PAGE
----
Interview + Giveaway with Cody Young

   I’m pleased to welcome the author Cody Young,  whose latest book SCANDAL AT THE FARMHOUSE, a Victorian love story that I had the pleasure to review here,  is out now published by Embrace Books. Cody has won various awards for her historical research but she  always wanted to write fiction. She also wrote a 1940s story called American Smile and a short contemporary ‘Hot Property’ published in 2009.

What inspired you to want to become a writer?

I’ve wanted to be a writer since I was in my early teens, but I always thought I ought to do something more sensible instead. I’ve tried all sorts of other things – I’ve worked in a warehouse, a dress shop, a bank, a shipping company, a boys’ boarding school and a university. I did research work for several years. But I like writing fiction best of all, so eventually I came back to the idea of being an author. I got a laptop for my birthday three years ago and that was it! Now I can’t stop writing.

How was the process of going from historical research to writing historical fiction?

When I was doing historical research I always found myself wondering about the lives of the people I was reading about – I wanted to fill in all the blanks and tell their stories. Fiction gives me the freedom to do that.

Why did you choose to set SCANDAL AT THE FARMHOUSE as a Victorian romance? What draws you to that time period?

I’m a big fan of Victorian novelists like Charles Dickens and Wilkie Collins, and I love the fashion of the Victorian era – billowing skirts, demure bonnets, hair in ringlets – all of that kind of thing! This story is set in England in the 1860s at a time when people were just starting to consider the idea of giving women the vote, so it seemed like the right time period for headstrong Clara.

What was the inspiration behind this story?

The first romance I ever read was a book I won in a raffle – and there was a gorgeous kiss scene in it. I wanted to try writing a beautiful scene like that, but with a different set up. I wanted to write about a girl who falls in love by accident – because love sometimes happens when you least expect it. Sometimes you have to go out and grab it by the collar too, and in this story it is Clara who asks Ned for a kiss.

What’s your favorite scene or moment from SCANDAL AT THE FARMHOUSE?

I didn’t start writing this story at the beginning – I started with the kiss scene in the billiard room – and that is still probably my favourite scene, although it doesn’t end well for the poor hero.

There’s a very dark and tragic part when you approach violence against women. What do you believe about this situation nowadays? Why did you decide to address that issue in this book?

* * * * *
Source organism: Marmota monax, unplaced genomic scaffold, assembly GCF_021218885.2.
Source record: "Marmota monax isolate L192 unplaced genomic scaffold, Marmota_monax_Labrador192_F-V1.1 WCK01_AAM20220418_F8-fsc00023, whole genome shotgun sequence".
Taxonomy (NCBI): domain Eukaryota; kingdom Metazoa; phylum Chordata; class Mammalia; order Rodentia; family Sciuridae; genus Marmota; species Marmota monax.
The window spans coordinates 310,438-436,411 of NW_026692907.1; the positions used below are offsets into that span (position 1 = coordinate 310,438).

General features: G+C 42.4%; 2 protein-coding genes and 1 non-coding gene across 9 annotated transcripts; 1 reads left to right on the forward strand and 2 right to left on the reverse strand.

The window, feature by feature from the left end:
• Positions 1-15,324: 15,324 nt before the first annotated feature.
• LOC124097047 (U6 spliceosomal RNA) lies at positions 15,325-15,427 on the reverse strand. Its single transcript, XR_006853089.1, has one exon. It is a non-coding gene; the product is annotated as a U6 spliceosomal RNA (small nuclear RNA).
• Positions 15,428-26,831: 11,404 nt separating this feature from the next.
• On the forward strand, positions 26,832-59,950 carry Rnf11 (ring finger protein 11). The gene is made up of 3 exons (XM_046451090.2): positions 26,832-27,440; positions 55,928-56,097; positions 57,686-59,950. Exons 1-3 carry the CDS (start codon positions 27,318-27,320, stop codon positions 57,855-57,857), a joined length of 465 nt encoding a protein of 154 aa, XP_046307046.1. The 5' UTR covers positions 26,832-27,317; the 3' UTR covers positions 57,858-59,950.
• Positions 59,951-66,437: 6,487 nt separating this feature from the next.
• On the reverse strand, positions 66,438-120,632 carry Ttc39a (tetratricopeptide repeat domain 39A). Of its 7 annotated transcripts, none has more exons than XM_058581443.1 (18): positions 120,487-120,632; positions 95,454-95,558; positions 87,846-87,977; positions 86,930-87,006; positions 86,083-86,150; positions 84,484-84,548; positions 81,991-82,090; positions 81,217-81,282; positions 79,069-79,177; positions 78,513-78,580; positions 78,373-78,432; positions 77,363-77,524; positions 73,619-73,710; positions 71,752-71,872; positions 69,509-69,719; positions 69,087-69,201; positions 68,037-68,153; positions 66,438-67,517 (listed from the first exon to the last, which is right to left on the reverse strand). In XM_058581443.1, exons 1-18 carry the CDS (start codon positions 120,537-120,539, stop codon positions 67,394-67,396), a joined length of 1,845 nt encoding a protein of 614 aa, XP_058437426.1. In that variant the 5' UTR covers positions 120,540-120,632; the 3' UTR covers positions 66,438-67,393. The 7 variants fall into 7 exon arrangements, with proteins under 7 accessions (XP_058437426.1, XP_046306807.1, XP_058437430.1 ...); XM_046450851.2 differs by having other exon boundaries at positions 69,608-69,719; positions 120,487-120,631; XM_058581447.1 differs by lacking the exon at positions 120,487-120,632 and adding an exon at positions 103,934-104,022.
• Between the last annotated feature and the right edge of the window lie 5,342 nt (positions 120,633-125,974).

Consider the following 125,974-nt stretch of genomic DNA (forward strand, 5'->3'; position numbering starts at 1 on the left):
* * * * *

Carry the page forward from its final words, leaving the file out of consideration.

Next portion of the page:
It was very difficult for a Victorian woman to escape a bad marriage. If a woman is in a violent relationship nowadays it can still be difficult to get away from it, but it’s not impossible, and there is help out there. When I’m writing, I’m always aware that we live in a world where bad things happen and people get hurt, emotionally and physically. But wonderful things happen too – like falling in love. I like the idea that even if the hero and heroine are living through a dark and difficult time and dealing with awful problems, their love for each other lights up their world and chases the darkness away.

Ned and Clara, the protagonists of SCANDAL AT THE FARMHOUSE, came from completely differ
ent backgrounds, what do you think they have in common? Why do they work well together?

Yes – Ned is a rough diamond, and Clara is an aristocrat. Ned is very sexy and very kind, but he is definitely not the type of man Clara’s parents would have chosen for her. He doesn’t think he stands a chance with this girl, but he can’t resist her, and they find they have lots in common. She’s down to earth, and she speaks her mind. She is pushing against the boundaries that society has placed around her. So is he. She is perfect for Ned, in fact.

Your blog has a post about virgin heroes x playboys. I believe romance readers have read plenty about playboys and not nearly enough books write about virgin men. If you had to write a book with that approach, how would you describe the heroine’s personality to match the hero’s?